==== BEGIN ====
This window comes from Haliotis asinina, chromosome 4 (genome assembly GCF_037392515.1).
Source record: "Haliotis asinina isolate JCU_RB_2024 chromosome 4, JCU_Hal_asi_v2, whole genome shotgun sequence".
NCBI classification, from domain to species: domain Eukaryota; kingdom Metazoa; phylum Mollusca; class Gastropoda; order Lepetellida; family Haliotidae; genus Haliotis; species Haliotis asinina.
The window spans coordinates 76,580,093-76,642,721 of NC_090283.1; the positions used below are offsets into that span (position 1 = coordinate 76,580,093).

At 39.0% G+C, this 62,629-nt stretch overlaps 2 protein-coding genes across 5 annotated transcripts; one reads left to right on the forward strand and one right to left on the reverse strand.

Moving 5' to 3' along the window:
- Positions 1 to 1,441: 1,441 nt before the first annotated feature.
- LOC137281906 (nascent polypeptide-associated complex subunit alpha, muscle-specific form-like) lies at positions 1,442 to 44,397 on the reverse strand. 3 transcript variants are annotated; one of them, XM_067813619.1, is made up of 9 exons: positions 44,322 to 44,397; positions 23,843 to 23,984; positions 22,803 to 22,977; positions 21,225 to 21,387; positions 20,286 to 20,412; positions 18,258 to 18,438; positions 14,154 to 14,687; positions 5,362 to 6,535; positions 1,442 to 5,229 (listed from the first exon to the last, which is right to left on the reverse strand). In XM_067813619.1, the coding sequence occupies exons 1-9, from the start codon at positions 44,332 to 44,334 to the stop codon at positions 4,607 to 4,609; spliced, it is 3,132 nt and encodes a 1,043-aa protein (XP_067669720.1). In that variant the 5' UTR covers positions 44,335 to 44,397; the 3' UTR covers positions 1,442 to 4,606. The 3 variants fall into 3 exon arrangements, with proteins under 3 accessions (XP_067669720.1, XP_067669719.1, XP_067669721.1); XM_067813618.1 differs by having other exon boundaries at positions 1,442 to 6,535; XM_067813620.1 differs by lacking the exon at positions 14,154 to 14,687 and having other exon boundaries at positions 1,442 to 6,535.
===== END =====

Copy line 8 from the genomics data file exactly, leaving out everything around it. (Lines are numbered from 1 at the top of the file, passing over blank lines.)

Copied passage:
- LOC137281906 (nascent polypeptide-associated complex subunit alpha, muscle-specific form-like) lies at positions 1,442 to 44,397 on the reverse strand. 3 transcript variants are annotated; one of them, XM_067813619.1, is made up of 9 exons: positions 44,322 to 44,397; positions 23,843 to 23,984; positions 22,803 to 22,977; positions 21,225 to 21,387; positions 20,286 to 20,412; positions 18,258 to 18,438; positions 14,154 to 14,687; positions 5,362 to 6,535; positions 1,442 to 5,229 (listed from the first exon to the last, which is right to left on the reverse strand). In XM_067813619.1, the coding sequence occupies exons 1-9, from the start codon at positions 44,332 to 44,334 to the stop codon at positions 4,607 to 4,609; spliced, it is 3,132 nt and encodes a 1,043-aa protein (XP_067669720.1). In that variant the 5' UTR covers positions 44,335 to 44,397; the 3' UTR covers positions 1,442 to 4,606. The 3 variants fall into 3 exon arrangements, with proteins under 3 accessions (XP_067669720.1, XP_067669719.1, XP_067669721.1); XM_067813618.1 differs by having other exon boundaries at positions 1,442 to 6,535; XM_067813620.1 differs by lacking the exon at positions 14,154 to 14,687 and having other exon boundaries at positions 1,442 to 6,535.